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Holiday shopping report shows 50% of Canadians plan to spend less this year

But 93% are at least “moderately likely” to shop online, mostly at Amazon
(stock photo)

A recent survey on holiday shopping shows that many Canadians plan on changing their habits this year due to the COVID-19 pandemic.

After surveying nearly 1,500 Canadians, Field Agent Canada released its 2020 Holiday Insights Report. Based on the research, Canadians can expect a slightly different holiday season this year.

“One of the biggest things, the biggest differences, was the amount of money people were planning to spend,” Field Agent Canada’s Jeff Doucette tells NEWS 95.7’s The Sheldon MacLeod Show. “In the US, 83 per cent of the respondents said that they would be spending the same amount as they did last year, and only seven per cent said that they would be spending less. In Canada, 50 per cent of people said they would be spending less.

“But then when you look at the ways people will be shopping, it’s becoming more and more similar.”

According to the report, respondents say they’ll shop more online, purchase more gift cards, spend less time browsing in stores and be more likely to use curbside pickup.

This year, the COVID-19 pandemic has made curbside pickup a necessary option for shoppers. In order to avoid large crowds and public spaces, 67 per cent of the survey’s respondents say they’re at least moderately likely to purchase an item online and pick it up instore.

On top of that, online shopping has generally become more popular. According to the report, 77 per cent of respondents say they’re at least very likely to shop online; 93 per cent say they’re at least moderately likely to shop online.

And for those who will shop online, 79 per cent say they’ll do most of their online shopping on Amazon.

Amazon Prime Day, an annual deal event for Amazon Prime subscribers, was held on Oct. 13 and 14 this year. While it was delayed due to the COVID-19 pandemic, Doucette says having it later in the year marked the beginning of the holiday shopping season which consists of Black Friday, Cyber Monday and Boxing Day.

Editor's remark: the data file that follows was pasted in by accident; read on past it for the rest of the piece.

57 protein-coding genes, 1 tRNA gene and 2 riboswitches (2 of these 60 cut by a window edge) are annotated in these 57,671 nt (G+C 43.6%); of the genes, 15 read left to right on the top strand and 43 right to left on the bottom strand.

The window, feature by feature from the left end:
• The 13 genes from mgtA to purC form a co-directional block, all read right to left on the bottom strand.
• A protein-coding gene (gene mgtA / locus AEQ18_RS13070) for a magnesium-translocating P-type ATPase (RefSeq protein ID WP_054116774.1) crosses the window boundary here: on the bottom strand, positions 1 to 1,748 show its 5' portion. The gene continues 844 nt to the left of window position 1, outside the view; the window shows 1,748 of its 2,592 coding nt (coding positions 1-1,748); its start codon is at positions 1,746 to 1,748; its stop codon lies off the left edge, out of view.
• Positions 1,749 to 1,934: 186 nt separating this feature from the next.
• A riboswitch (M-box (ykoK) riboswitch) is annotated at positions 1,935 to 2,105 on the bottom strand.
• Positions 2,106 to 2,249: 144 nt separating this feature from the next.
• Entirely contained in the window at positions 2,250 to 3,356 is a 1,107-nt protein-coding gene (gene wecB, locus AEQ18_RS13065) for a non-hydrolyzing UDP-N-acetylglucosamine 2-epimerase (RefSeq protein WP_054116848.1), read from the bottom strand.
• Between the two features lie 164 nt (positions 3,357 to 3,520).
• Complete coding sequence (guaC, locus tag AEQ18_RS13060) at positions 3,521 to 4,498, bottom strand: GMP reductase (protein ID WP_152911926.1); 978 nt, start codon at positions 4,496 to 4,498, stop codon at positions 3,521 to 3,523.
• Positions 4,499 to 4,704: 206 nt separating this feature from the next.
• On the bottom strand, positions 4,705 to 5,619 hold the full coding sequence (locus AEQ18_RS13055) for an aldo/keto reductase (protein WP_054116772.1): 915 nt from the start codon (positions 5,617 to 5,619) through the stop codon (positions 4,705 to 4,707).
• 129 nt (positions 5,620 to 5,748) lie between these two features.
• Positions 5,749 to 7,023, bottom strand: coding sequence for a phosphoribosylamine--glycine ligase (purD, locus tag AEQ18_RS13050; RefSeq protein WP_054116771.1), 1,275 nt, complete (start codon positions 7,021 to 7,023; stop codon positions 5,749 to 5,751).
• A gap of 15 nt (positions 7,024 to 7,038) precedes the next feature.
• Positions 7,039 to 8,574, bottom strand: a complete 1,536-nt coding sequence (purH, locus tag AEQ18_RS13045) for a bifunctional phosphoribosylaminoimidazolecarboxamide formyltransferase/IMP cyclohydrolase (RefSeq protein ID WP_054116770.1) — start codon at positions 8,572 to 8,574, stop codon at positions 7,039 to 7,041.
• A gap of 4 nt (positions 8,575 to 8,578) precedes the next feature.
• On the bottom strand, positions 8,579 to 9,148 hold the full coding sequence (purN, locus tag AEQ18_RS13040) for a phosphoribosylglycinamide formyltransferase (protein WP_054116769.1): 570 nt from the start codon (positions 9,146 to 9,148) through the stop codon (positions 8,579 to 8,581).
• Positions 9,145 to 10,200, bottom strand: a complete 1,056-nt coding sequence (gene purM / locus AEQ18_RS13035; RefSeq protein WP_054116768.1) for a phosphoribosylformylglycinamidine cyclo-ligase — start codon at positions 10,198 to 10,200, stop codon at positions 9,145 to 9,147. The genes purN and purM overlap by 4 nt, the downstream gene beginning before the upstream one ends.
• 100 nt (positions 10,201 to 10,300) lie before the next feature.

“We saw definitely a lot more Canadians participating in Prime Day and buying from Amazon over those two days this week than we did last year,” he says. “It was almost double the amount of people.”

Still, last year’s Amazon Prime Day — held on July 15 and 16 — was extremely popular for shoppers worldwide. In 2019, the online-shopping event surpassed sales from the previous year’s Black Friday and Cyber Monday combined. Worldwide, shoppers saved more than $1 billion.

But Doucette says a lot of the purchases from this year’s Amazon Prime Day, which include beauty products and video games, were not actually gifts meant for Christmas.

“When we asked people how much of what you’re buying on Prime was destined to be under the Christmas tree, the majority of the respondents said 25 per cent or less of their Prime Day purchases,” he says.

The most popular product among shoppers was headphones, particularly Apple Airpods.

On top of that, video games consoles and small kitchen appliances — even for men which Doucette says is an anomaly — were at the top of that list.

The report shows these purchases are some of the most popular items on respondents’ wishlists.

For women, kitchen appliances are the number one product while Apple is the number one brand. For men, Apple remains the number one brand while kitchen appliances, headphones and video games are in the top five products.

While the COVID-19 pandemic will change what the holiday season looks like for many Canadians, some elements will remain similar to prior holidays.

“I think Canadians are just taking a more cautious approach in general,” he says. “As we’ve seen with, not just Christmas and what they’re telling us in the survey, but just their overall behaviours in terms of the use of PPE masks and lockdowns and being much more conservative.

“We do know from these surveys that what people say they’re going to do and what they actually end up doing can sometimes be very different,” he says. “So, as we get closer to Christmas, you may see people ending up having spent more than they thought they would just because they get in that Christmas spirit.”


Chris Stoodley

About the Author: Chris Stoodley

Chris was born and raised in Halifax. After graduating from the journalism program at King's, he started as CityNews Halifax's weekend editor.
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